Sunday, August 30, 2009
“Where do man-widowers live?” whispers a child widow, Chuyia (Sarala), to an adult widow Shakuntala (Seema Biswas) while offering prayer at the bank of a holy river. Other widows yell at Chuyia for speaking such bad of men. At another scene, Shakuntala speaks of an old dead widow as, “She’ll directly go to heaven. If God desires, she will born as a man in her next life.” You are a widow means you are half dead and this movie ‘Water’ is all about this. It’s your misfortune to born as a female.
Water, made in 2005, by Deepa Mehta both as a writer and director, who has notable films to her contributions like 1947 Earth and Fire, stands as a dawn of change to the rustics of Hinduism. It’s a story, of around late 1930s, of a plight of widows living in poverty at a temple in Varanasi. Most of them are forced to live there from their very childhood after the demise of their aged husbands.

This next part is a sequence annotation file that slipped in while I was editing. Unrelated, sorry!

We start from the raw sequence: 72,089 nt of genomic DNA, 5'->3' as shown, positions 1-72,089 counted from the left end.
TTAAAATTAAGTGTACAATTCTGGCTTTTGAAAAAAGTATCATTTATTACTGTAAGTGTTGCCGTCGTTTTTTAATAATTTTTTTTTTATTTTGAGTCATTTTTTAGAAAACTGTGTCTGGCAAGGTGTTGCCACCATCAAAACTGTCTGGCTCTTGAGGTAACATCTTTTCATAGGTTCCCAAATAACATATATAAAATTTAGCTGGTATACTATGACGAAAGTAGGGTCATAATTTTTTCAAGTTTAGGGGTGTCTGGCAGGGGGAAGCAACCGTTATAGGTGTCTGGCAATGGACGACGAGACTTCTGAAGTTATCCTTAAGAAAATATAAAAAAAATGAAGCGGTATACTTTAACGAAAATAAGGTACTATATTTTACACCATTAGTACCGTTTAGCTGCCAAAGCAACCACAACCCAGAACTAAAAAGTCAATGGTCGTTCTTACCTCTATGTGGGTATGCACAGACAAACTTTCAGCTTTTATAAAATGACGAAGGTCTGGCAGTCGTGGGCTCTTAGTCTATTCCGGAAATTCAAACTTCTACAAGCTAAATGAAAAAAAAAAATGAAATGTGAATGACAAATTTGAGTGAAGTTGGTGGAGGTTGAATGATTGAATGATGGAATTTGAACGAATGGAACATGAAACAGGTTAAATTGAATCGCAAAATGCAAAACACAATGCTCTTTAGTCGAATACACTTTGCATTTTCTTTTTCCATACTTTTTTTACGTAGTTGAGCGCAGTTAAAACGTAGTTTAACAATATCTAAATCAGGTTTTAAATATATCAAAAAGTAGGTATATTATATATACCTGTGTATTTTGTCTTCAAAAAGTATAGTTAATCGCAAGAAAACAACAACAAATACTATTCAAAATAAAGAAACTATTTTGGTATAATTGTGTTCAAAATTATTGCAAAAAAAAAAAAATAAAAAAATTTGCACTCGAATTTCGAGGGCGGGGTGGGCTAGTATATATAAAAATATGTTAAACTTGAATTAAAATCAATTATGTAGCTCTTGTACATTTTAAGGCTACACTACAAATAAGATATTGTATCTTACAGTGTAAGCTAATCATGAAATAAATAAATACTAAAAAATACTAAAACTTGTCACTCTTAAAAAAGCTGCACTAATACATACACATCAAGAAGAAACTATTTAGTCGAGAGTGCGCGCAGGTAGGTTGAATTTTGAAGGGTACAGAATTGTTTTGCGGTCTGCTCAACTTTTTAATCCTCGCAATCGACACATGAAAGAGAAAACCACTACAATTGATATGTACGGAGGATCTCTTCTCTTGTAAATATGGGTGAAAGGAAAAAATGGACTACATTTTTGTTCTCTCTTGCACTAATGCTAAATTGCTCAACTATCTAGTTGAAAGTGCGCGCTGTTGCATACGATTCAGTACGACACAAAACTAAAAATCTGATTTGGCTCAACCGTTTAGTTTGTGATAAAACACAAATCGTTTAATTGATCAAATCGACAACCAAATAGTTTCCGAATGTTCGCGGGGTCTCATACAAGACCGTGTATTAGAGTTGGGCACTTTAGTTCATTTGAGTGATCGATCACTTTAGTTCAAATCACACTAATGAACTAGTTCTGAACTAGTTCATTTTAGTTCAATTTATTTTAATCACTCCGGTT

Chuyia is a child widow living there by the care of other widows like Kalyani (Lisa Ray) and Shakuntala. These widows are often made involve in sex activities with rich men by an old leader widow, Madhumati (Manorama). Kalyani falls in love with Narayan, played by John Abraham, who is against all kind of taboos and inhuman activities. The rise of Mohandas Gandhi seems to liberate these bad lives. It makes easy for Kalyani and Narayan to tie into marital relationship. But it doesn’t happen so. The relationship built through the help of Chuyia ends after Kalyani discovers Narayan’s father as her sometime partner. Kalyani dies by the river.
Chuyia is sold by that old brutal woman with the help of her right hand, Gulabi (Raghuvir Yadav). Shakuntala makes Chuyia to the hand of Narayan for nurturing.
Water is a great film standing against the still prevailing traditional taboo. At some points, the more desire for promoting the cause has left the characters unfocused and not lively.